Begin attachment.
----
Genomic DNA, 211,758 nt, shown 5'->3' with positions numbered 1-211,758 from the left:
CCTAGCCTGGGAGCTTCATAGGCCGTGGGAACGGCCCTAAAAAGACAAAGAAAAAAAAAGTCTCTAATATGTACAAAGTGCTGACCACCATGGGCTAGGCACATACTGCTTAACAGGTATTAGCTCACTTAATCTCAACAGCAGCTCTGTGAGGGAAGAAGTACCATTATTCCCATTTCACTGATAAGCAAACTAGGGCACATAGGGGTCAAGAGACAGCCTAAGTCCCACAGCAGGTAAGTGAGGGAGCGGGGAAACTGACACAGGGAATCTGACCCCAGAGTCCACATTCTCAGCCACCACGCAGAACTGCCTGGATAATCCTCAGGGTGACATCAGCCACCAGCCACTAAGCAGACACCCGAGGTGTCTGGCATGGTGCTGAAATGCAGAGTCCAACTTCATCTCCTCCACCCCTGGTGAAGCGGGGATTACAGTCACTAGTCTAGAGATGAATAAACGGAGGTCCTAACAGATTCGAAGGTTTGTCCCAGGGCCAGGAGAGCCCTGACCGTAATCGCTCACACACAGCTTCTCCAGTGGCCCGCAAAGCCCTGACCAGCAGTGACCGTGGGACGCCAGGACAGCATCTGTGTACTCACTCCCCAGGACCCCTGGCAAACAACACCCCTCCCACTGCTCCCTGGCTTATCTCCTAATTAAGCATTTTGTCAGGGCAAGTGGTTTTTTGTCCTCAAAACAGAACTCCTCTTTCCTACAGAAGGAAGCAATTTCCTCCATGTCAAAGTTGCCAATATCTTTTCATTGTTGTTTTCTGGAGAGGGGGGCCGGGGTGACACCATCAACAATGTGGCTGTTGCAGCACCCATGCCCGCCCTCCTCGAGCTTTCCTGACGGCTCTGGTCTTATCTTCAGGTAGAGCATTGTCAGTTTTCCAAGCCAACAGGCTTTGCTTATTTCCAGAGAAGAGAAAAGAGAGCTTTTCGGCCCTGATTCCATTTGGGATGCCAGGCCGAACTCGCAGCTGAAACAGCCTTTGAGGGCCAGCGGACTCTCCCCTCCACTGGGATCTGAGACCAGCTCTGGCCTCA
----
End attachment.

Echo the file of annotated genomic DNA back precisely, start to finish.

Genomic DNA, 211,758 nt, shown 5'->3' with positions numbered 1-211,758 from the left:
CCTAGCCTGGGAGCTTCATAGGCCGTGGGAACGGCCCTAAAAAGACAAAGAAAAAAAAAGTCTCTAATATGTACAAAGTGCTGACCACCATGGGCTAGGCACATACTGCTTAACAGGTATTAGCTCACTTAATCTCAACAGCAGCTCTGTGAGGGAAGAAGTACCATTATTCCCATTTCACTGATAAGCAAACTAGGGCACATAGGGGTCAAGAGACAGCCTAAGTCCCACAGCAGGTAAGTGAGGGAGCGGGGAAACTGACACAGGGAATCTGACCCCAGAGTCCACATTCTCAGCCACCACGCAGAACTGCCTGGATAATCCTCAGGGTGACATCAGCCACCAGCCACTAAGCAGACACCCGAGGTGTCTGGCATGGTGCTGAAATGCAGAGTCCAACTTCATCTCCTCCACCCCTGGTGAAGCGGGGATTACAGTCACTAGTCTAGAGATGAATAAACGGAGGTCCTAACAGATTCGAAGGTTTGTCCCAGGGCCAGGAGAGCCCTGACCGTAATCGCTCACACACAGCTTCTCCAGTGGCCCGCAAAGCCCTGACCAGCAGTGACCGTGGGACGCCAGGACAGCATCTGTGTACTCACTCCCCAGGACCCCTGGCAAACAACACCCCTCCCACTGCTCCCTGGCTTATCTCCTAATTAAGCATTTTGTCAGGGCAAGTGGTTTTTTGTCCTCAAAACAGAACTCCTCTTTCCTACAGAAGGAAGCAATTTCCTCCATGTCAAAGTTGCCAATATCTTTTCATTGTTGTTTTCTGGAGAGGGGGGCCGGGGTGACACCATCAACAATGTGGCTGTTGCAGCACCCATGCCCGCCCTCCTCGAGCTTTCCTGACGGCTCTGGTCTTATCTTCAGGTAGAGCATTGTCAGTTTTCCAAGCCAACAGGCTTTGCTTATTTCCAGAGAAGAGAAAAGAGAGCTTTTCGGCCCTGATTCCATTTGGGATGCCAGGCCGAACTCGCAGCTGAAACAGCCTTTGAGGGCCAGCGGACTCTCCCCTCCACTGGGATCTGAGACCAGCTCTGGCCTCA